A few moments later his victory at the 2012 US Open over Novak Djokovic, Britain’s Andy Murray started shouting in his players’ box. But it wasn’t for joy or gratitude or even relief after winning a grueling five-set match. It was because he couldn’t find his Rado watch for the trophy ceremony, the ultimate waste of money.
Money, which comes from sponsorships such as Murray’s £1m-a-year contract with Rado, goes hand in hand with tennis, a sport where individual triumph is often more important than team success (exceptions include the Davis Cup and the Olympics). And with that emphasis on individuality comes a natural affinity for fashion, given that so few players have to wear a uniform to compete as they do in football or even motorsport.
Sydney-based designer Bianca Spender, whose collections are inspired by tennis clothing, believes that fashion plays an important role in sports. “They have big personalities and they express that through their clothes,” she says. “And there is not much of that in professional sports. So we think we have a much better understanding of who they are.”
“They are big personalities and they express it with their clothes. And there is not much of that in professional sports.”
While luxury watches, sportswear and footwear have been part of tennis for most of the last century, haute couture is increasingly finding its way into the sport. Take for example 20-year-old Briton Emma Raducana, number 76 in the women’s rankings towards the end of 2022, who is wearing Dior to receive her BOE from King Charles in November. Or Roger Federer, who before his retirement last September raised the bar for men’s fashion on the court with his blazers, Rolex watches and, most recently, a 10-year deal with Japanese retailer Uniqlo. And of course there’s Serena Williams in, well, everything she’s worn throughout her career.
As for tennis theater, fashion commentator Kellie Hush can’t get past Russia’s Anna Kournikova, who retired from the sport in 2003. While Williams will undoubtedly be seen as a bigger influence on high fashion, thanks in part to her collaboration with the late American designer Virgil Abloh, Hush says that Kournikova was one of the first players who “moved away from the conservatism of the game [with] color, big jewelry and that long braid”.
While Williams kept pushing the envelope – remember her Nike catsuit in 2018? Or the one-shoulder tutu that Abloh designed the same year? – Kournikova’s clothes, especially the belted shorts she loved, have a retro charm that still influences fashion today. And let’s not forget the male players with their own tailoring flair, from American Bill Tilden’s 1920s white jumpers and trousers to Nick Kyrgios’ oversized shirts and Andre Agassi’s fluorescent outfits and his three-year boycott of Wimbledon because of its strict rules. all white dress code.
Even moments of so-called “anti-fashion” have enriched the game, like when Australian player Casey Dellacqua famously bought her playing shirts from Target when she didn’t have an apparel sponsor (she was later endorsed by Lululemon).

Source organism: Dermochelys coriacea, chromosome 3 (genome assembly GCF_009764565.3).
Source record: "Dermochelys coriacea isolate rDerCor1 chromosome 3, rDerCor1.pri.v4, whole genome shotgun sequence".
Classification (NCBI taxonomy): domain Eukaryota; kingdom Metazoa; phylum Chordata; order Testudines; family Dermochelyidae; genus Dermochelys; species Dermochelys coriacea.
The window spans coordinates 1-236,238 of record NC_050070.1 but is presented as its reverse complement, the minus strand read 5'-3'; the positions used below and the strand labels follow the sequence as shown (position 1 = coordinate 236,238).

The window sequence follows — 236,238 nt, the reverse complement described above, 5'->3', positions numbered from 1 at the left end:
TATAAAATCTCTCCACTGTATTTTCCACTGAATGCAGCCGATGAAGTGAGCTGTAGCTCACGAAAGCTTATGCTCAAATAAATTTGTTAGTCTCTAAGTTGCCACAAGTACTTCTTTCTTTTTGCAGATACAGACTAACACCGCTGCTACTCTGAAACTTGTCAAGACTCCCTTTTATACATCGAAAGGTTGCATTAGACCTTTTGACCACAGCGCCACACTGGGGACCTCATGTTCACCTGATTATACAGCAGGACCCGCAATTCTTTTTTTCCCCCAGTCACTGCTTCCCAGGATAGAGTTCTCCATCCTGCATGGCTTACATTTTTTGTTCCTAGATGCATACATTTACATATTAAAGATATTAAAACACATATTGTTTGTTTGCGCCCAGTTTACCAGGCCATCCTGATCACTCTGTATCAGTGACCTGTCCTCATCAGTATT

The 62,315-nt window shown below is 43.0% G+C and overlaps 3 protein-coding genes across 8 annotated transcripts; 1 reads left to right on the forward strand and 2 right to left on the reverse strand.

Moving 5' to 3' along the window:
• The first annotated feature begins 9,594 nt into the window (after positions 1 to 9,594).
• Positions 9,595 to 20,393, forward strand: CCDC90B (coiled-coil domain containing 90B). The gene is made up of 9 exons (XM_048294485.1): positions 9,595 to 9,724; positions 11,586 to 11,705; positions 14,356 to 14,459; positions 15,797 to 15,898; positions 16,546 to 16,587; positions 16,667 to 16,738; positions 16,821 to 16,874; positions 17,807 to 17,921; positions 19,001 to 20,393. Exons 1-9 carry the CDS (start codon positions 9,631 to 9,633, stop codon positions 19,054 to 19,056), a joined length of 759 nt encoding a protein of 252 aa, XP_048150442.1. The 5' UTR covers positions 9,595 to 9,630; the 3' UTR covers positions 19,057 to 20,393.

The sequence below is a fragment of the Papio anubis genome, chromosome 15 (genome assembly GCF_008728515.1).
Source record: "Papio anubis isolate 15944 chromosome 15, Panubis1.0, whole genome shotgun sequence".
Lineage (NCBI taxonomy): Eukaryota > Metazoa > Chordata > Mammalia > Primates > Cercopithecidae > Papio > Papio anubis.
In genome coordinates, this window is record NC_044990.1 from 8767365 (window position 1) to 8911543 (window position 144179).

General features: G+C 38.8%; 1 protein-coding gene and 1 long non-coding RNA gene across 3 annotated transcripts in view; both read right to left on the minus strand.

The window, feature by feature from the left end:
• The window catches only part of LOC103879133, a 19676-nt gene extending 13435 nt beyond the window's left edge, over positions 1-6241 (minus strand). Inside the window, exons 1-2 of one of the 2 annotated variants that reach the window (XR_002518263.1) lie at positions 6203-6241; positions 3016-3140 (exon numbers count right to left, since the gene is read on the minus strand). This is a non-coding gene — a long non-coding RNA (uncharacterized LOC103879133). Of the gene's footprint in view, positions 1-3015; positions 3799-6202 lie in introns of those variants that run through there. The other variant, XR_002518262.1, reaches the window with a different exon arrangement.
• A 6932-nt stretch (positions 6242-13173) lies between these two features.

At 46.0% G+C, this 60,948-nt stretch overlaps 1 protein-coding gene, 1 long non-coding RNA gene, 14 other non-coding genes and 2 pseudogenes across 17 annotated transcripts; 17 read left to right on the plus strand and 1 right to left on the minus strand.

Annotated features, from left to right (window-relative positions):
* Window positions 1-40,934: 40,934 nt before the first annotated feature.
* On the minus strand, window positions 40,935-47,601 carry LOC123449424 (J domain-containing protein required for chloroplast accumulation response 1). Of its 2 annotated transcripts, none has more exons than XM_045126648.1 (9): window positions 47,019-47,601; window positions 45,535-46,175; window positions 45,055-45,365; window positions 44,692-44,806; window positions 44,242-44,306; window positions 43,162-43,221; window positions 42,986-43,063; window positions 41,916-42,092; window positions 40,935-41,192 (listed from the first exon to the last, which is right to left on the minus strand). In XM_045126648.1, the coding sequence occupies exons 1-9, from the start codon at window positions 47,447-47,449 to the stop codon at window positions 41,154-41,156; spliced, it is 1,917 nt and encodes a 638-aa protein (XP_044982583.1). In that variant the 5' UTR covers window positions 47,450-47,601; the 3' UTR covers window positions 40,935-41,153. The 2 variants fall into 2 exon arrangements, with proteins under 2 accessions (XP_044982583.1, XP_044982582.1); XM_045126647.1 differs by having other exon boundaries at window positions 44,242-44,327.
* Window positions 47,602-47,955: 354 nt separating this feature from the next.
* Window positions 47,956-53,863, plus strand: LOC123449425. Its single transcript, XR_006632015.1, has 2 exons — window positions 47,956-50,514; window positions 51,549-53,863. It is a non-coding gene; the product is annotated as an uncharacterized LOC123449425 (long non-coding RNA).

“Tennis is a vehicle for change, especially for women. It is not restrictive; tennis wear is performance wear that also looks amazing.”
Menswear designer Christian Kimber says that tennis has always been synonymous with style, especially considering that it is one of the few sports that men and women play together. “So naturally there’s always been an interest in looking good on the field,” he says. “Now, I think tennis is a vehicle for change, especially for women. It is not restrictive; tennis wear is performance wear that also looks amazing.”
Kimber says that Wimbledon in particular has long been a source of inspiration for him: “Striped linen shirts, retro knits, polo shirts… When I design today, I definitely turn to icons on and off the court like John McEnroe from the 1970s. That approach to style was the forerunner of sportswear, and you can see its influence everywhere.”
This summer, as the Australian Open looks to improve its lifestyle and luxury appeal, several fashion brands, from local Aja Athletica to Prada’s Miu Miu branch, have taken center stage. Ralph Lauren, the grandfather of the American sportswear movement, is once again the official outfitter of the tournament officials. And it doesn’t hurt that tennis is the favorite sport of one of the most powerful women in fashion, the USA Vogue editor-in-chief Anna Wintour, who attended the 2019 Australian Open.
Vera Yan, co-founder of Sydney-based Nimble Active-wear, says tennis offers designers an opportunity to pay homage to tradition while incorporating the latest fabric technology and what she calls “lifestyle possibilities”; that is, people who don’t necessarily play tennis but dig the vibe. Libby Page, market director at retailer Net-a-Porter, says the latest iteration of the tennis trend started with the label Sporty & Rich, which produces vintage-inspired tracksuits, pleated skirts and even tennis-inspired socks. Think Lacoste for the Instagram set.
From the box pleats to the buckles and tabs that were a feature of sportswear in the 1920s and 30s before stretch fabric, tennis’ influence on fashion will continue long into the future. The game begins.